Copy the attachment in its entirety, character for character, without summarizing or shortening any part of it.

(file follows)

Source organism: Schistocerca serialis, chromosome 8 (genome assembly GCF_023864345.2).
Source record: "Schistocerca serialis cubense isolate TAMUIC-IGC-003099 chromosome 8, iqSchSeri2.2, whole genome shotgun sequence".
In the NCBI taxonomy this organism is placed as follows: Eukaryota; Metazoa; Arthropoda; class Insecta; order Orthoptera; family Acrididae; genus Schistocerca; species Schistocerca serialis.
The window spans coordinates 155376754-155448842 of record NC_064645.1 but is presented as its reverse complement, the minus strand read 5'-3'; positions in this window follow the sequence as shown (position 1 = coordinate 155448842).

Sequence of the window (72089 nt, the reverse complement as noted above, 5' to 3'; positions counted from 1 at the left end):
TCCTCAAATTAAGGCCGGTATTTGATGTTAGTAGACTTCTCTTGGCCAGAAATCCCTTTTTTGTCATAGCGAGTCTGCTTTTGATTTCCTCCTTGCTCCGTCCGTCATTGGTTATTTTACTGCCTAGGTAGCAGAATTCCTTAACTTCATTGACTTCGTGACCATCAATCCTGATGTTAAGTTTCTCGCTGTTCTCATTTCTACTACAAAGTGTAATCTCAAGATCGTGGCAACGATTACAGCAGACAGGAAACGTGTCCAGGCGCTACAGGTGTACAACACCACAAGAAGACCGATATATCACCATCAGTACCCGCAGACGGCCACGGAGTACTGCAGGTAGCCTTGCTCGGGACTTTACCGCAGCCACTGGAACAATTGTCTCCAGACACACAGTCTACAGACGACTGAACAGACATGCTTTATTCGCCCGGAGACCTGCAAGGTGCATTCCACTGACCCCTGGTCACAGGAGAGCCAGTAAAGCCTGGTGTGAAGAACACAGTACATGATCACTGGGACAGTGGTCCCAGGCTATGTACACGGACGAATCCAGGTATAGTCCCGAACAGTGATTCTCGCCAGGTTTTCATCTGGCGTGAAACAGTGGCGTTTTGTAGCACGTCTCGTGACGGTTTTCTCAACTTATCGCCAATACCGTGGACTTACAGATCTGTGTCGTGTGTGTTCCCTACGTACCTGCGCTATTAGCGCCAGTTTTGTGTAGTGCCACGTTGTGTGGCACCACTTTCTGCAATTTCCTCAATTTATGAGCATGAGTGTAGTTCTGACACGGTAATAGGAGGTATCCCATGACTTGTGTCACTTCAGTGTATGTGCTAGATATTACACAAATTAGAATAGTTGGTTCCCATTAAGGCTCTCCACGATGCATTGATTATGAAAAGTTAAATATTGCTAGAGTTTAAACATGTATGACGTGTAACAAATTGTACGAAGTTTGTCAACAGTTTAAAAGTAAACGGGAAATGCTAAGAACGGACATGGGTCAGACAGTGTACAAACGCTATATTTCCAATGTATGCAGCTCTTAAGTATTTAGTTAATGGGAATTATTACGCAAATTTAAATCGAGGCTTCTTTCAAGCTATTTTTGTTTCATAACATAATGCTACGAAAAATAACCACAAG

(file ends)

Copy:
Source organism: Schistocerca serialis, chromosome 8 (genome assembly GCF_023864345.2).
Source record: "Schistocerca serialis cubense isolate TAMUIC-IGC-003099 chromosome 8, iqSchSeri2.2, whole genome shotgun sequence".
In the NCBI taxonomy this organism is placed as follows: Eukaryota; Metazoa; Arthropoda; class Insecta; order Orthoptera; family Acrididae; genus Schistocerca; species Schistocerca serialis.
The window spans coordinates 155376754-155448842 of record NC_064645.1 but is presented as its reverse complement, the minus strand read 5'-3'; positions in this window follow the sequence as shown (position 1 = coordinate 155448842).

Sequence of the window (72089 nt, the reverse complement as noted above, 5' to 3'; positions counted from 1 at the left end):
TCCTCAAATTAAGGCCGGTATTTGATGTTAGTAGACTTCTCTTGGCCAGAAATCCCTTTTTTGTCATAGCGAGTCTGCTTTTGATTTCCTCCTTGCTCCGTCCGTCATTGGTTATTTTACTGCCTAGGTAGCAGAATTCCTTAACTTCATTGACTTCGTGACCATCAATCCTGATGTTAAGTTTCTCGCTGTTCTCATTTCTACTACAAAGTGTAATCTCAAGATCGTGGCAACGATTACAGCAGACAGGAAACGTGTCCAGGCGCTACAGGTGTACAACACCACAAGAAGACCGATATATCACCATCAGTACCCGCAGACGGCCACGGAGTACTGCAGGTAGCCTTGCTCGGGACTTTACCGCAGCCACTGGAACAATTGTCTCCAGACACACAGTCTACAGACGACTGAACAGACATGCTTTATTCGCCCGGAGACCTGCAAGGTGCATTCCACTGACCCCTGGTCACAGGAGAGCCAGTAAAGCCTGGTGTGAAGAACACAGTACATGATCACTGGGACAGTGGTCCCAGGCTATGTACACGGACGAATCCAGGTATAGTCCCGAACAGTGATTCTCGCCAGGTTTTCATCTGGCGTGAAACAGTGGCGTTTTGTAGCACGTCTCGTGACGGTTTTCTCAACTTATCGCCAATACCGTGGACTTACAGATCTGTGTCGTGTGTGTTCCCTACGTACCTGCGCTATTAGCGCCAGTTTTGTGTAGTGCCACGTTGTGTGGCACCACTTTCTGCAATTTCCTCAATTTATGAGCATGAGTGTAGTTCTGACACGGTAATAGGAGGTATCCCATGACTTGTGTCACTTCAGTGTATGTGCTAGATATTACACAAATTAGAATAGTTGGTTCCCATTAAGGCTCTCCACGATGCATTGATTATGAAAAGTTAAATATTGCTAGAGTTTAAACATGTATGACGTGTAACAAATTGTACGAAGTTTGTCAACAGTTTAAAAGTAAACGGGAAATGCTAAGAACGGACATGGGTCAGACAGTGTACAAACGCTATATTTCCAATGTATGCAGCTCTTAAGTATTTAGTTAATGGGAATTATTACGCAAATTTAAATCGAGGCTTCTTTCAAGCTATTTTTGTTTCATAACATAATGCTACGAAAAATAACCACAAG